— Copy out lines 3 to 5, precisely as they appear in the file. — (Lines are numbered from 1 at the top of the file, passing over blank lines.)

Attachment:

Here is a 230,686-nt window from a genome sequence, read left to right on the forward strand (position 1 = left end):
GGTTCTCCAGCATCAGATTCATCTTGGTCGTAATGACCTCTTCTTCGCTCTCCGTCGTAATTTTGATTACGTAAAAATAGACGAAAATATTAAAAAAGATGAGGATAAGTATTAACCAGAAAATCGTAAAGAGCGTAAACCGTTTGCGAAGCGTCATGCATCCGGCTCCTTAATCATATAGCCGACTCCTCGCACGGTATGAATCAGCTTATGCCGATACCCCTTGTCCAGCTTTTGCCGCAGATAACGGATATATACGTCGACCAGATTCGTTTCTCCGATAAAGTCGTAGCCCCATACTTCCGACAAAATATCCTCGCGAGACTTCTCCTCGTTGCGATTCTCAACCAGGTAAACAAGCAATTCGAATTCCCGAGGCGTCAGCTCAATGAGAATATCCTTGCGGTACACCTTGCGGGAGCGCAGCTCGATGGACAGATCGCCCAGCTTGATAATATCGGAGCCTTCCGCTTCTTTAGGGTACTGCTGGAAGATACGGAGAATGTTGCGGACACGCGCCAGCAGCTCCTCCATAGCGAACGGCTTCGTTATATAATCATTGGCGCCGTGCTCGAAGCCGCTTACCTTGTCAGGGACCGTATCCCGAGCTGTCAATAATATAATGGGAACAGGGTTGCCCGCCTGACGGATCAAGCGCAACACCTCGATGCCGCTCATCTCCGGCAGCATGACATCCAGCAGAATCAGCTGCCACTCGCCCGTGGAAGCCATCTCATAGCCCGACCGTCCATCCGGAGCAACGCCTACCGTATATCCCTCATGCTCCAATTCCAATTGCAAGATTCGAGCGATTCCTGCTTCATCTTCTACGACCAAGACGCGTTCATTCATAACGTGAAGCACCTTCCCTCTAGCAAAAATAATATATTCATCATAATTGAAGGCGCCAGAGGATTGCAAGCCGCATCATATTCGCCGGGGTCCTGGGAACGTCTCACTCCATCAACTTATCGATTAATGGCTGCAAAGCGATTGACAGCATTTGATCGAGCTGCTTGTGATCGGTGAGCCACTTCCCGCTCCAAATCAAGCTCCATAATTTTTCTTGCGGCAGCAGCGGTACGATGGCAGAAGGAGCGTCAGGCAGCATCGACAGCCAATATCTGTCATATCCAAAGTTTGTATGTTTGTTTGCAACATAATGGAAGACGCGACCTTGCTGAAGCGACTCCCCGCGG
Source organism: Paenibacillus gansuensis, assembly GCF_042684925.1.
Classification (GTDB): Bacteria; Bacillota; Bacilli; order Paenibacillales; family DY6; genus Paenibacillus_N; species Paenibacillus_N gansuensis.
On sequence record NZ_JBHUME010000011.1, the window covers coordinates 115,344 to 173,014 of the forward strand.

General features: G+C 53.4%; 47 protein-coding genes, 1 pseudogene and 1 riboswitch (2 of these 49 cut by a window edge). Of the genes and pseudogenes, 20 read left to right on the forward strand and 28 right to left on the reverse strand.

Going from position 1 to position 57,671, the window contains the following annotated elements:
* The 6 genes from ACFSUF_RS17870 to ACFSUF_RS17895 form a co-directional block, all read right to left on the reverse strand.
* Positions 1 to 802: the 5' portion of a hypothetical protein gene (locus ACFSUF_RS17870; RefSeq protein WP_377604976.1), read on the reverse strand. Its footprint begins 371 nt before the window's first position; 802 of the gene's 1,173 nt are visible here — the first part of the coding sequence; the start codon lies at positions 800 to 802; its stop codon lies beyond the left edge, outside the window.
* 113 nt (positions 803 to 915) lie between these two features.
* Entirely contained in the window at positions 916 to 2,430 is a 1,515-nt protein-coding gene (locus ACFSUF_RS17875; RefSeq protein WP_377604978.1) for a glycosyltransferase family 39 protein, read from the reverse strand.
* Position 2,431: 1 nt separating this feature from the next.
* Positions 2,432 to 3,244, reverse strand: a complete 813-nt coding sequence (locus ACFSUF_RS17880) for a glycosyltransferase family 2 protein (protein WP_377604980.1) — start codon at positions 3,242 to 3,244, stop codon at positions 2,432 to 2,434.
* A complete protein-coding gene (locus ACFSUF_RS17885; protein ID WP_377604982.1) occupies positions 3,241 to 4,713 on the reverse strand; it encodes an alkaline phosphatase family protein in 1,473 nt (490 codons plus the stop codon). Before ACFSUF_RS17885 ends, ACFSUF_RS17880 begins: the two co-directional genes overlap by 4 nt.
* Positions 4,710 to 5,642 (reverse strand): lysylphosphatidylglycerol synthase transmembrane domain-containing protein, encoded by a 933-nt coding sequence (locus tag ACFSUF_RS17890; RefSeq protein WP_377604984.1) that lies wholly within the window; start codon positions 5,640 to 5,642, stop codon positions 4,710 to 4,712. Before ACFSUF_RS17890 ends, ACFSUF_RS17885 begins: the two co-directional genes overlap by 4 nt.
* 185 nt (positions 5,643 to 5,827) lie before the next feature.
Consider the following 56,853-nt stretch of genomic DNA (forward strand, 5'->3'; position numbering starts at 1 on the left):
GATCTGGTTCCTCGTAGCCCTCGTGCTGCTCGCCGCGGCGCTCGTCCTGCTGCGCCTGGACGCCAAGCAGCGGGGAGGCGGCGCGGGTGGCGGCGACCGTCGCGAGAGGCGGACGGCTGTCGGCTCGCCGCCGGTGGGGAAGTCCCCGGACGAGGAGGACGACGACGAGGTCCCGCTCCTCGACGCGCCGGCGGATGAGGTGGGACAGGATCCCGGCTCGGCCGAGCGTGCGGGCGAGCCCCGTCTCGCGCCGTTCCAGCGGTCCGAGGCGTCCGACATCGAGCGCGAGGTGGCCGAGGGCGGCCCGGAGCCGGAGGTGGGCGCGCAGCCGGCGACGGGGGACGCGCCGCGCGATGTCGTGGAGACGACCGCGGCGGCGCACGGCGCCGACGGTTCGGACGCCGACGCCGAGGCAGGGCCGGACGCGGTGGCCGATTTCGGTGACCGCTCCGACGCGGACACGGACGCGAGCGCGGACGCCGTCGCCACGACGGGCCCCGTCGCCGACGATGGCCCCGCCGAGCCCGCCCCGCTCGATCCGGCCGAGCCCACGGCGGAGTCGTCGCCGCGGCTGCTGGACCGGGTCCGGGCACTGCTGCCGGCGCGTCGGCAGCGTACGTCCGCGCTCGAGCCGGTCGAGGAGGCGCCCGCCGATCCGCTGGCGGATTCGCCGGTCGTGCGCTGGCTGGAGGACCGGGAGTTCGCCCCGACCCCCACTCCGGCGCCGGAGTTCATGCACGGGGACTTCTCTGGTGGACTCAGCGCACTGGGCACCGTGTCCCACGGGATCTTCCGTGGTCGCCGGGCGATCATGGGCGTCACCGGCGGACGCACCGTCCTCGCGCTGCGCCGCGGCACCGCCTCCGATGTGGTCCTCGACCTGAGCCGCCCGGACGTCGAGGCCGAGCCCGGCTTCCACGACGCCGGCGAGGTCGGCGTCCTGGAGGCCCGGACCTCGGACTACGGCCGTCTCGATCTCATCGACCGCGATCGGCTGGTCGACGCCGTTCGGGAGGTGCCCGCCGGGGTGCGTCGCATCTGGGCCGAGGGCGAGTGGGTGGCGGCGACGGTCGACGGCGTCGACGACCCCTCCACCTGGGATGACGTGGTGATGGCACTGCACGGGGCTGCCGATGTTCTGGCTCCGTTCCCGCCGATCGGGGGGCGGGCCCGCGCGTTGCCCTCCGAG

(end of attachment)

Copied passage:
Source organism: Paenibacillus gansuensis, assembly GCF_042684925.1.
Classification (GTDB): Bacteria; Bacillota; Bacilli; order Paenibacillales; family DY6; genus Paenibacillus_N; species Paenibacillus_N gansuensis.
On sequence record NZ_JBHUME010000011.1, the window covers coordinates 115,344 to 173,014 of the forward strand.